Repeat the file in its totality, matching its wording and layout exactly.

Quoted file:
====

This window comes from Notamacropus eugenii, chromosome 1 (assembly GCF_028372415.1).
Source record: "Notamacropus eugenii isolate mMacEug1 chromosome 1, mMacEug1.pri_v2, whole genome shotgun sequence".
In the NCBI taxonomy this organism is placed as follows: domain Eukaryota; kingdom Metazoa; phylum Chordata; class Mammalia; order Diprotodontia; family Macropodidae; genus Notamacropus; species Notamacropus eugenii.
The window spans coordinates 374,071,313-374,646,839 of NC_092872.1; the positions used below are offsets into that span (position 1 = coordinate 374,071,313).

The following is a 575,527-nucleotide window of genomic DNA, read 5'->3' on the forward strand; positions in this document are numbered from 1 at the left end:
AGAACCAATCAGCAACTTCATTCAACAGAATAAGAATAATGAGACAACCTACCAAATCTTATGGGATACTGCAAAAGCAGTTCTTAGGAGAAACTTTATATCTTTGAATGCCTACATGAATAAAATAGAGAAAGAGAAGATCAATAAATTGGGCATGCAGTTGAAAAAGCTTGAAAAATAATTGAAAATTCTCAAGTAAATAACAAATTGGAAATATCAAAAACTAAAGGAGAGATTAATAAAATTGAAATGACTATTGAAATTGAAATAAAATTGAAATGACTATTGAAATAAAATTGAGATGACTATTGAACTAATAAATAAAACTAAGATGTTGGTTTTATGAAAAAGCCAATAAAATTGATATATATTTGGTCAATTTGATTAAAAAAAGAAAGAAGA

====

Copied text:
This window comes from Notamacropus eugenii, chromosome 1 (assembly GCF_028372415.1).
Source record: "Notamacropus eugenii isolate mMacEug1 chromosome 1, mMacEug1.pri_v2, whole genome shotgun sequence".
In the NCBI taxonomy this organism is placed as follows: domain Eukaryota; kingdom Metazoa; phylum Chordata; class Mammalia; order Diprotodontia; family Macropodidae; genus Notamacropus; species Notamacropus eugenii.
The window spans coordinates 374,071,313-374,646,839 of NC_092872.1; the positions used below are offsets into that span (position 1 = coordinate 374,071,313).

The following is a 575,527-nucleotide window of genomic DNA, read 5'->3' on the forward strand; positions in this document are numbered from 1 at the left end:
AGAACCAATCAGCAACTTCATTCAACAGAATAAGAATAATGAGACAACCTACCAAATCTTATGGGATACTGCAAAAGCAGTTCTTAGGAGAAACTTTATATCTTTGAATGCCTACATGAATAAAATAGAGAAAGAGAAGATCAATAAATTGGGCATGCAGTTGAAAAAGCTTGAAAAATAATTGAAAATTCTCAAGTAAATAACAAATTGGAAATATCAAAAACTAAAGGAGAGATTAATAAAATTGAAATGACTATTGAAATTGAAATAAAATTGAAATGACTATTGAAATAAAATTGAGATGACTATTGAACTAATAAATAAAACTAAGATGTTGGTTTTATGAAAAAGCCAATAAAATTGATATATATTTGGTCAATTTGATTAAAAAAAGAAAGAAGA